A preferred luminescence sensor 22 is a photo sensor, preferably a photo diode or photomultiplier type sensor operative to sense fluorescence/phosphorescent emission, although other types of sensors may be employed depending upon the article being inspected and the energy level and/or quantity of radiation to be sensed.

Reference is now made to FIG. 3 which is a simplified flow chart of system 10 illustrating operation thereof in accordance with a preferred embodiment of the present invention. Luminescence sensor 22 provides information related to the luminescent intensity of light emissions resulting from beam 14 impinging on zone 20 and this information is fed to a luminescent intensity channel 30 of processor 28. Similarly, reflectance sensor 24 provides information related to the reflective intensity of light from beam 14 being reflected from zone 20 and this information is fed to a reflective intensity channel 32 of processor 28.

Luminescent intensity channel 30 preferably is provided with one or more filters 34 that filter out spurious appearances of luminescence typically associated with false alarm defects, such as islands, pads, etc. Similarly, reflective intensity channel 32 is preferably provided with one or more filters 36 that filter out spurious appearances of reflectance typically associated with false alarm defects, such as those associated with brightness or tolerable sizes of particles, such as dust, for example. Filters 34 and 36 may be optical filters or a processor (not shown) applying suitable algorithms, for example. Appropriate filtering parameters and sensitivity may be pre-set, manually adjustable or programmable, as desired.

The outputs of channels 30 and 32 as filtered by filters 34 and 36, respectively, are processed by processor 28 into binary signals with reference to predetermined detection thresholds for luminescence and reflectance respectively. A binary image is generated for each channel 30 and 32, and these binary images are combined, preferably by multiplying them together, pixel by pixel. In this manner, processor 28 calculates a composite luminescence and reflectance channel image 38.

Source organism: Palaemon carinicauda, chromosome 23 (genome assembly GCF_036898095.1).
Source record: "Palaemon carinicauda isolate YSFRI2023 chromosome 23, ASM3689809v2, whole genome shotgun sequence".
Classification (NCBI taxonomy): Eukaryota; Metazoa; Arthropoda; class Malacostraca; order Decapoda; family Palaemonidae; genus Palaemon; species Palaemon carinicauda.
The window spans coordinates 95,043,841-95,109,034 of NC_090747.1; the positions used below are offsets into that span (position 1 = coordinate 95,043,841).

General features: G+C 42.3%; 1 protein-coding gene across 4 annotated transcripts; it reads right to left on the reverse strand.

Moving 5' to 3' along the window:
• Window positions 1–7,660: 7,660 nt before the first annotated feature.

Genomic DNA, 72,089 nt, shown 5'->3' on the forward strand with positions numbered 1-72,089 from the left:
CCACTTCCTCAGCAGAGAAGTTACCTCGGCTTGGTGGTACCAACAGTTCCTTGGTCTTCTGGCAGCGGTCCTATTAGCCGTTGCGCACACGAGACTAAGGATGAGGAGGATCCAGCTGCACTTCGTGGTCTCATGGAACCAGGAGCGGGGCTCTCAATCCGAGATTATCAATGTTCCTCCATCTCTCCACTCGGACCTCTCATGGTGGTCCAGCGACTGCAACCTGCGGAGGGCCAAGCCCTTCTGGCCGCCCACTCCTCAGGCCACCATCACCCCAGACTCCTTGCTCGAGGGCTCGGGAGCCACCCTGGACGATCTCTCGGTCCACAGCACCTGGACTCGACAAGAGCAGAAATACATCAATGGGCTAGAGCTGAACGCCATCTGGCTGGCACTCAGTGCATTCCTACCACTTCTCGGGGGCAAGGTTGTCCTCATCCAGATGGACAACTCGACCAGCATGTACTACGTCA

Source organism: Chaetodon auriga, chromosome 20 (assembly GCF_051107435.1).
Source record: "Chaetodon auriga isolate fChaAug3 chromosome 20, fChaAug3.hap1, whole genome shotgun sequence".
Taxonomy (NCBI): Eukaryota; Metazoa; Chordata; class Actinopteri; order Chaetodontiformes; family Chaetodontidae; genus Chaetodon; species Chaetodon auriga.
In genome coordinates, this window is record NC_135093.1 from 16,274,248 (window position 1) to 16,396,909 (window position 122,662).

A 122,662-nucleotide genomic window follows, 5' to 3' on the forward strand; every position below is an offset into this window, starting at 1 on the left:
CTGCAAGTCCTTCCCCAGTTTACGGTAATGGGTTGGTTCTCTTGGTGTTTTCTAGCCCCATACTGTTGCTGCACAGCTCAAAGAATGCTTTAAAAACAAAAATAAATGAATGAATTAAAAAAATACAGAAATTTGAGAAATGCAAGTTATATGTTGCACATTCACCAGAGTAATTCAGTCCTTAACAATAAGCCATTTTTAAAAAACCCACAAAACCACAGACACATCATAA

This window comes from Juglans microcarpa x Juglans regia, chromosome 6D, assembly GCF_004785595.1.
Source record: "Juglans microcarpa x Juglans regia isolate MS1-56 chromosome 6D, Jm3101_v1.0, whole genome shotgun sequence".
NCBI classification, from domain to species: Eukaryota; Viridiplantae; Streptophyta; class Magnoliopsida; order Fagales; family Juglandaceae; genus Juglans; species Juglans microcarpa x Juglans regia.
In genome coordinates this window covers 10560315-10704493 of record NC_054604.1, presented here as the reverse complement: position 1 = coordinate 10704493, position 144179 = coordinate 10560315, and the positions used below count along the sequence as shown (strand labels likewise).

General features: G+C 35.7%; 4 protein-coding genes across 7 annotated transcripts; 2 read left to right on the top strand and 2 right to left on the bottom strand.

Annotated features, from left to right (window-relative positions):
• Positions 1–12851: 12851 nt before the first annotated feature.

The composite image 38 is then measured and analyzed with reference to a predetermined defect parameters 40. For example, typical defect parameters include a net pad size or a particle size threshold. A typical particle size threshold would be a particle size of 1 μm, because such a size is not considered a hindrance to plating or electrical conductivity. Based on these defect parameters 40 and the composite images 38, a defect report 42 is produced, which may be displayed or printed, for example.

Reference is now made to FIGS. 4A, 4B and 4C which pictorially illustrate how the luminescence and reflectance signals are combined, as described hereinabove with reference to FIG. 3, to detect defects. FIG. 4A illustrates a defectless via 50 with an upper copper layer 52 and a lower copper pad 54, separated by a laminate 56. Beam 14 (FIG. 2) scans the entire depth and area of via 50. For each scan pass of beam 14 over a via 50, as seen in FIG. 4B, a luminescence intensity in the example shown, relating to fluorescence and designated graph F, and a reflectance intensity, designated graph R, are sensed. It is noted that a via 50 preferably is sensed in multiple passes of scan beam 14. Additionally it is seen in graph F that for a fluorescence sensor, the fluorescence of the copper layer 52 and pad 54 is relatively low, whereas the fluorescence of the laminate 56 forming walls 57 of via 50 is relatively high. Thus the fluorescence of laminate 56 appears as two peaks in the fluorescence graph F of FIG. 4B. The peaks are above a predetermined fluorescence threshold FT, which means that processor 28 recognizes them as peaks associated with a non-metal material.